A Fragile Alliance: Disability Politics and Segregated Institutions as (Pseudo-)Social Movements in Post-War Britain

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Materialist historians of disability in Britain have tended to accept two premises about deinstitutional struggle: 1) that those running institutions were led by state policy and public opinion in their attitude towards disabled people (Borsay: 1986; Hampton: 2013); 2) that disabled people did not engage in collective emancipatory struggles until the mid-1960s, and initially only agitated on cash benefits (Campbell & Oliver: 1996; Hampton: 2016; Millward: 2014). Under these assumptions, that disabled people should be segregated (and what their ghettoization should look like) appear as largely uncontested questions until the mid-1970s.

Recent activist accounts indicate that segregating charities had a more antagonistic relationship with the state and civil society than imagined, and that disabled people frequently organised to contest how their institutions were run (Hunt: 2019; Williams-Findlay: 2020). I extend this insight using material from the Leonard Cheshire Archives and the private papers of disability activist Paul Hunt, I argue that reforming charities such as the Cheshire Foundation and the Spastics Society conceived of themselves as social movements, with a mission to transform public attitudes and the helper/helped relationship. This project required the mobilisation of disabled residents as social movement actors, and charity bosses promoted forms of self-organisation within institutions (including resident edited journals, independent fundraising, and part management of resources) even while severely restricting inmates’ life chances.

In these conditions, informal self-organised networks of disabled activists emerged around figures like Paul Hunt, Barbara Beasley, and Rosemary Dawson-Sheppard. Disabled activists initially identified strongly with the reforming charities and their philosophy, while pushing for radical change within the institutions themselves – including residents’ control over staffing, admissions, and institutional routines. In the early 1960s, this contradictory alliance between campaigning ‘care’ charities and radical disabled people began to fray as it became clearer that institutional managers were unable or unwilling to address disabled residents’ demands. The decomposition of this relationship led to increasingly antagonistic struggle, and a burgeoning critique of the place of institutions in modern societies and their role in the construction of disability. These forgotten battles have major implications for our understanding of both disabled people’s later anti-institutional struggles, and the increasing conservatism and centralisation of reforming charities from the 1970s onwards.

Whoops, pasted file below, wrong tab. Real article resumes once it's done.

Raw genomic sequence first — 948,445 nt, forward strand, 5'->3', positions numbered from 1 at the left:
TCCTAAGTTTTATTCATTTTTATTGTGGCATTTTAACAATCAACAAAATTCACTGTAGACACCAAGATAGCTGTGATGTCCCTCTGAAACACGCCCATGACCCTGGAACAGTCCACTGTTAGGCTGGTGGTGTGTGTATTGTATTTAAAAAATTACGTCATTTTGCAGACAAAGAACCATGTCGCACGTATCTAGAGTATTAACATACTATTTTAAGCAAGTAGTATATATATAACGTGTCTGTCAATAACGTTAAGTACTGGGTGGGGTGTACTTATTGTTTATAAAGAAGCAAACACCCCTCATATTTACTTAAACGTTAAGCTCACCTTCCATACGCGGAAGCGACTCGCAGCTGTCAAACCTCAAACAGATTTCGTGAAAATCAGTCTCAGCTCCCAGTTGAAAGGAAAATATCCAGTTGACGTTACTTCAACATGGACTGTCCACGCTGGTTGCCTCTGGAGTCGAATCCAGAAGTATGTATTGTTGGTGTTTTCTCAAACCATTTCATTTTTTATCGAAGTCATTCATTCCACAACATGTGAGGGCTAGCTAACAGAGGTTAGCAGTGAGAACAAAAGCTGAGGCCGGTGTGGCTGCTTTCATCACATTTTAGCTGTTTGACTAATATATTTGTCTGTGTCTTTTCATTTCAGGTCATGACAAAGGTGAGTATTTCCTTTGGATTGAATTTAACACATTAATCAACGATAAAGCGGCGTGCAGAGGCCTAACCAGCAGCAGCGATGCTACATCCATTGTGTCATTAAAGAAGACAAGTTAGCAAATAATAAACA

Works Cited

Borsay, A (1986) Disabled People in the Community – A Study of Housing, Medical, and Welfare Services London: Bedford Square Press
Campbell, J & Oliver, M (1996) Disability Politics – Understanding Our Past, Changing Our Future London: Routeledge
Hampton, J (2013) ‘Discovering Disability: The General Classes of Disabled People and the Classic Welfare State, 1948–1964’ The Historian (75:1) (pp. 69-93)
- (2016) Disability and the Welfare State in Britain: Changes in Perception and Policy 1948-79 Bristol: Policy Press
Hunt, J (2019) No Limits: The Disabled People’s Movement – A Radical History Manchester: TBR
Millward, G (2014) Invalid Definitions, Invalid Responses: Disability and the Welfare State, 1965-1995 PhD thesis, London School of Hygiene and Tropical Medicine
Williams-Findlay, B (2020) More Than A Left Foot London: Resistance Books


ConferenceALTER - European Network for Disability Research Annual Conference 2022
Abbreviated titleAlterconf 2022
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